Oil and Gas Group Opposes OEA’s Pay Raise Plan

Teachers’ groups that unveiled a $905.6 million dollar plan to get pay raises have run into opposition from the Oklahoma Independent Petroleum Association.

The plan unveiled last Friday by the Oklahoma Education Association, the Oklahoma Public Employees Association and the Oklahoma City American Federation of Teachers proposes a number of tax hikes. But what the OIPA is against is raising the gross production tax on oil and gas to 5 percent.

On Monday, the OIPA announced it was opposed to any legislative revenue plan increasing the gross production tax on new wells to 5 percent.

“The oil and natural gas industry is willing to support an increase in the gross production tax on new wells to ensure education and all other core government services are funded properly,” said OIPA Chairman Berry Mullennix, an independent producer from Tulsa. “However, an increase to 5 percent eliminates the economic advantage that has made Oklahoma one of the top places for oil and natural gas investment in the world and would deter future investment in our state.”

He said the board of directors of his organization had been behind Step Up Oklahoma’s plan to increase the tax on new wells to 4 percent. But that support was also contingent on  other Oklahoma industries including wind power generation, tribal gaming and tobacco sharing the tax burden.

“We have seen tremendous growth in Oklahoma’s oil and natural gas industry following a historic decline in oil and natural gas prices,” Mullennix said. “Much of that growth can be attributed to tax policy that encourages companies to explore for and produce oil and natural gas in Oklahoma.”

Mullennix said growth in the oil and natural gas industry is directly correlated with growth in the state economy and, in turn, growth in state tax receipts.

“A tax rate for oil and natural gas companies that encourages development of Oklahoma’s oil and natural gas helps ensure growth continues and will provide state leaders with the additional dollars they need to fund state services, including education and teacher pay.”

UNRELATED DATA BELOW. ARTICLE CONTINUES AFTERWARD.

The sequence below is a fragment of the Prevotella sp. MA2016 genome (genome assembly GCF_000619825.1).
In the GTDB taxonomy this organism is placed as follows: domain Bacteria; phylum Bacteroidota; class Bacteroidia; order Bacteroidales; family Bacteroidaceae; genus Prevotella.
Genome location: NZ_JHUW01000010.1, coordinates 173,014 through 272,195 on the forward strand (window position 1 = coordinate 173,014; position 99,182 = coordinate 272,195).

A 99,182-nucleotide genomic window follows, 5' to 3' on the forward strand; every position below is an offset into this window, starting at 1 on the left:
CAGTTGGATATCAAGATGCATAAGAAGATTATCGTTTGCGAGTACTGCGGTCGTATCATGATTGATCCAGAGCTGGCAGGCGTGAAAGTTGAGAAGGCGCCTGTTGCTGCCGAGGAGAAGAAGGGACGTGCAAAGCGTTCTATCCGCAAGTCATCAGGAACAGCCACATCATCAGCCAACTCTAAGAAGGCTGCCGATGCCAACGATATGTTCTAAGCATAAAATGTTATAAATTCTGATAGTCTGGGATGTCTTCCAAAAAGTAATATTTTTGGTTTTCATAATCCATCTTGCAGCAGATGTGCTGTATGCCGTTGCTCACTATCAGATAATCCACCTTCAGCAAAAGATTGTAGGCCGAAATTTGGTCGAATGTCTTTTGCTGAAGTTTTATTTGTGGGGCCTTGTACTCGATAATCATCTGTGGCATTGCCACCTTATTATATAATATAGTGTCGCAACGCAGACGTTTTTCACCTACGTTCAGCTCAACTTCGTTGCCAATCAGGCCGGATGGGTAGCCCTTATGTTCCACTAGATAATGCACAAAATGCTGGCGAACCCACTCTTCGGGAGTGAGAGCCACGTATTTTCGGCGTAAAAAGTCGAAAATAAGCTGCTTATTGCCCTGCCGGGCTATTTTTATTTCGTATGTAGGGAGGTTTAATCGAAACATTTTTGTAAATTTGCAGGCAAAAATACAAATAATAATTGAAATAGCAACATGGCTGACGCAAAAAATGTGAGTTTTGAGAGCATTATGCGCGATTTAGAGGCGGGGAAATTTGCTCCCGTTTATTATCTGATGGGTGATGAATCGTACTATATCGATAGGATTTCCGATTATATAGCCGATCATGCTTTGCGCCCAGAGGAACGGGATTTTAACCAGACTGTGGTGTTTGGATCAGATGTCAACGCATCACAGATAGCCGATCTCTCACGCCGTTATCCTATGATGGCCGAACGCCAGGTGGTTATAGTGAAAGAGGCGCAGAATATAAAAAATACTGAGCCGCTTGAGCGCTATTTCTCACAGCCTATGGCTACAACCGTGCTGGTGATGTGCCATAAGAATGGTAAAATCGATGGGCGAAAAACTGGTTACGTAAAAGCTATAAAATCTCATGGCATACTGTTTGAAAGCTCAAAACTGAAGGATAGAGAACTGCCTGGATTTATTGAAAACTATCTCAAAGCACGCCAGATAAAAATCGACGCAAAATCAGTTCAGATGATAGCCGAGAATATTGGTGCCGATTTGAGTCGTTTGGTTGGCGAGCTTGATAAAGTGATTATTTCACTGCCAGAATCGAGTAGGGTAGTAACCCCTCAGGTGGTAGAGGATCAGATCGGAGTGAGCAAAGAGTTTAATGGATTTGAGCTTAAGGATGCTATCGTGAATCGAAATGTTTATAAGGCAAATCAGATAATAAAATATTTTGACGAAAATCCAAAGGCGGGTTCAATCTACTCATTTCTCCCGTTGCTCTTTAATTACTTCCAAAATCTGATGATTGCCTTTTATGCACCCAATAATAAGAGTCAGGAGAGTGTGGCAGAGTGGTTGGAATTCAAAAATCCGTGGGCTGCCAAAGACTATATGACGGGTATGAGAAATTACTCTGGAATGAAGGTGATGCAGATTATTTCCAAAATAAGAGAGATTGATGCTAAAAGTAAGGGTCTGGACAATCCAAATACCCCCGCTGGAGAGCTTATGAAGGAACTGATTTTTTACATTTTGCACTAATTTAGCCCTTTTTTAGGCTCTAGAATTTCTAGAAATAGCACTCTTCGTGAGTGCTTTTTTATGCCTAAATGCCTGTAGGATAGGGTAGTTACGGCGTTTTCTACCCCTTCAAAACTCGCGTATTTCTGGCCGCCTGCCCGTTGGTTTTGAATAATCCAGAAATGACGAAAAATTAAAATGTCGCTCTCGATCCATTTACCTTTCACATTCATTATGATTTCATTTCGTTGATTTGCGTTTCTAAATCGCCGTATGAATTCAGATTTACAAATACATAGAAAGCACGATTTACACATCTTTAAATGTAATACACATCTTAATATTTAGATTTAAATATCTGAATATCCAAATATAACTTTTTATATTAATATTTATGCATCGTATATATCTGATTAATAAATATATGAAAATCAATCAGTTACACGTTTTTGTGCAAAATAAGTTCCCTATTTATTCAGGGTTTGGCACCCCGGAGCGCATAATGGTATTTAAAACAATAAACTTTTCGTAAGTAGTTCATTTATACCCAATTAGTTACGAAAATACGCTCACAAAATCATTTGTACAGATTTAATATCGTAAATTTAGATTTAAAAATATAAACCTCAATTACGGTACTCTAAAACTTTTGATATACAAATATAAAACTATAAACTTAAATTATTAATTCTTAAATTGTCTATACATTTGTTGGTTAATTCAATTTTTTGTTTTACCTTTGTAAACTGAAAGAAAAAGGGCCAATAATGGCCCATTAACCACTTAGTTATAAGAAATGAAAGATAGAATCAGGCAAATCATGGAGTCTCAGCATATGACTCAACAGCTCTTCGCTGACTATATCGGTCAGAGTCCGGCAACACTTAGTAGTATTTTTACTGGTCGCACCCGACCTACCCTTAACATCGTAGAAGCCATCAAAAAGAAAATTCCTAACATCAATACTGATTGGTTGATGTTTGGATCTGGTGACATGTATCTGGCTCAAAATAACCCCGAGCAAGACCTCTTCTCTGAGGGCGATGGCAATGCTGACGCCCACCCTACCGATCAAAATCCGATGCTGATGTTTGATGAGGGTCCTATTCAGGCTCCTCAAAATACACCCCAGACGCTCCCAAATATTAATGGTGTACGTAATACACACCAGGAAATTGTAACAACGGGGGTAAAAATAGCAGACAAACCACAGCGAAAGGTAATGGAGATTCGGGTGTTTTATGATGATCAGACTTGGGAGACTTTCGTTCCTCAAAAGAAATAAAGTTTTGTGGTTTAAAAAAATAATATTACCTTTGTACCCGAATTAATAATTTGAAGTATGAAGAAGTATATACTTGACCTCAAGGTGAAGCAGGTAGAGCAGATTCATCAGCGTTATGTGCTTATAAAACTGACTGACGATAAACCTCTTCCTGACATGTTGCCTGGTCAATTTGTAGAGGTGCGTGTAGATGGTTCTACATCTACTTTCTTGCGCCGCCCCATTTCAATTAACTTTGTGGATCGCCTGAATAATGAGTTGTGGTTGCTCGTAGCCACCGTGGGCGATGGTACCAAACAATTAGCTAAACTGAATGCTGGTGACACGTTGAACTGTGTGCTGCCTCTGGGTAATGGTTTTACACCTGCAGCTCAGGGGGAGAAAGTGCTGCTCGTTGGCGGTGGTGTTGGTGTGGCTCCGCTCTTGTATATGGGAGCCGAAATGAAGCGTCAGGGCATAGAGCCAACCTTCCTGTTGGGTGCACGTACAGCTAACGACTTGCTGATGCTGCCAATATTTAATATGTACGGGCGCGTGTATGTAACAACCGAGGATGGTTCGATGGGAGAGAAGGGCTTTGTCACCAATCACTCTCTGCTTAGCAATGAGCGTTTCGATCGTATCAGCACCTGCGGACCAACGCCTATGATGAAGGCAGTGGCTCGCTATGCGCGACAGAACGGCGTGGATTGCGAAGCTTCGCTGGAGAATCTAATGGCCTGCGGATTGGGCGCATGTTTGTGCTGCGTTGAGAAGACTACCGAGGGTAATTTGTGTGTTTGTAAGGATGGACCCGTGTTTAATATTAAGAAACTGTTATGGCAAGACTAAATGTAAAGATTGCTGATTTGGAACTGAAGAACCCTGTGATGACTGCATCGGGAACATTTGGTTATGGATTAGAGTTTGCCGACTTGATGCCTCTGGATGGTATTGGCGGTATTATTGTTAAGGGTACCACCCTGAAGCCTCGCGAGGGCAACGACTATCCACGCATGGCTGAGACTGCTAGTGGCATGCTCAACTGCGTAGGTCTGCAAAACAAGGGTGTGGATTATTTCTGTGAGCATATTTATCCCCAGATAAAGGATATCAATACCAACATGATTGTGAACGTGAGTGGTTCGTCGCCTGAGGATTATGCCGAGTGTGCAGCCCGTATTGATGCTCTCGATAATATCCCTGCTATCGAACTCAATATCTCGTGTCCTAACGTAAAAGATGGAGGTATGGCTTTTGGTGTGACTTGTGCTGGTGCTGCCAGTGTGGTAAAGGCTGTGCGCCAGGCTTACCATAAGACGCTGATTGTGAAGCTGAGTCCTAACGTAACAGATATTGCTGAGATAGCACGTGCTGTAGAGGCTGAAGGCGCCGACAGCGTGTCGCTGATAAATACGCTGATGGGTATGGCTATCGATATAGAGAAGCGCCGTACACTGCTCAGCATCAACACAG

The education groups are demanding legislative action this week or else teachers will walk out on April 2.

“This plan asks everyone to play their part and pay their part to give Oklahoma students a brighter future and all Oklahomans somme hope that better days lie ahead,” said OEA Executive Director David DuVall in unveiling the plan which would give teachers a $10,000 pay raise and $7,500 for state workers.

The new plan would increase taxes on cigarette by $1.50 a pack, raising another $211.7 million. The teachers also want a 10 percent levy on chewing and smokeless tobacco as well as small  cigars, a move they say would raise $11.2 million.

The OEA plan also calls on the legislature to create something of a gross production tax on the wind industry. Supporters claim it will raise $20 million a year. The teachers and state workers want to allow Indian  tribes to operate roulette and dice games in their casinos.

Their plan also calls for an increase in the motor fuel tax on gasoline and diesel fuel by 6 cents a gallon. The groups also want a statewide hotel and motel tax of $5 a room.